Tuesday, May 12, 2009

White House Leading Cloud Computing Charge

Very interesting developments today from the U.S. federal government on cloud computing. Bob Marcus at the OMG has sent me an overview of a White House Cross-Cutting Programs Document released earlier. The document outlines the administration's 2010 budget requests. According to the document White House officials want agencies to launch pilot projects that identify common services and solutions and that focus on using cloud computing. I think the most important aspect of this announcement is that "cloud computing" is now being mandated from the highest levels of the U.S. government.

Marcus has some great insights into the opportunity saying; "I think the leadership from above offers an opportunity to put in place a coherent strategy. In my past industry experience, I have recommended setting up an enterprise Coordination Team to guide the introduction of emerging technologies. The basic idea is for this Team to provide expertise, recommend standardizations, and facilitate reuse for individual projects while documenting best practices, lessons learned from experience, and future directions."

He goes on to say "Without this coordination, there is a strong probability that many pilot projects will have successful local Cloud Deployments but it will not be possible to share resources across projects and agencies. (This was one of the downsides of federal SOA implementations.) . Even worse possibilities are inappropriate Cloud Deployments that have publicized security, performance, reliability, and/or cost problems. (This often happens when inexperienced project planners deal directly only with vendors)."

I also believe a Coordination Team makes a lot of sense and is potentially another reason to create a cloud computing trade association, something I have been actively pushing. Fact is that currently there is no unified way for the federal government to interface with the emerging cloud industry other then a series of invite only insider "summits". I also think there is an opportunity for the federal government through organization such as NIST to not only draft common definitions for cloud computing but also federal policies dictating its usage. Imagine a federal mandate advocating cloud interoperability among any federal cloud vendors?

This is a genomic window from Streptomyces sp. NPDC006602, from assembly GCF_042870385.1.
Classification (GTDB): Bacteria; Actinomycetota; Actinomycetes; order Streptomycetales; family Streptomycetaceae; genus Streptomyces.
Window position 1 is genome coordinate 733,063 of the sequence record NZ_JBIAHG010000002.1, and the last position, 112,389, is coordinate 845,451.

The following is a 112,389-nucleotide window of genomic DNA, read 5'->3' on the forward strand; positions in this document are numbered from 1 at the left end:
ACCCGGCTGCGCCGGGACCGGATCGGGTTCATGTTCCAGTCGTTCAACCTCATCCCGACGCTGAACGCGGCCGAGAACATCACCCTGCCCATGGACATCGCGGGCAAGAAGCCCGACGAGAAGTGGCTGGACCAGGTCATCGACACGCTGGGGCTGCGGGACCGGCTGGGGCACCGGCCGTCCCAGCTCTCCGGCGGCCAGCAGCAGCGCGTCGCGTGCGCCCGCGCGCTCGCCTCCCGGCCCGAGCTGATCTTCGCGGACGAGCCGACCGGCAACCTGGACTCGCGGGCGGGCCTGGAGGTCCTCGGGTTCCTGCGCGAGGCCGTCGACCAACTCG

Optimizing Common Services and Solutions/Cloud-Computing Platform

(From http://www.whitehouse.gov/omb/budget/fy2010/assets/crosscutting.pdf Page 157-158)

The Federal technology environment requires a fundamental reexamination of investments in technology infrastructure. The Infrastructure Modernization Program will be taking on new challenges and responsibilities. Pilot projects will be implemented to offer an opportunity to utilize more fully and broadly departmental and agency architectures to identify enterprise-wide common services and solutions, with a new emphasis on cloud-computing. The pilots will test a variety of services and delivery modes, provisioning approaches, options, and opportunities that cloud computing brings to Federal Government. Additionally, the multiple approaches will focus on measuring service, cost, and performance; refining and scaling pilots to full capabilities; and providing financial support to accelerate migration. These projects should lead to significant savings, achieved through basic changes in future Federal information infrastructure investment strategies and elimination of duplicative operations at the agency level.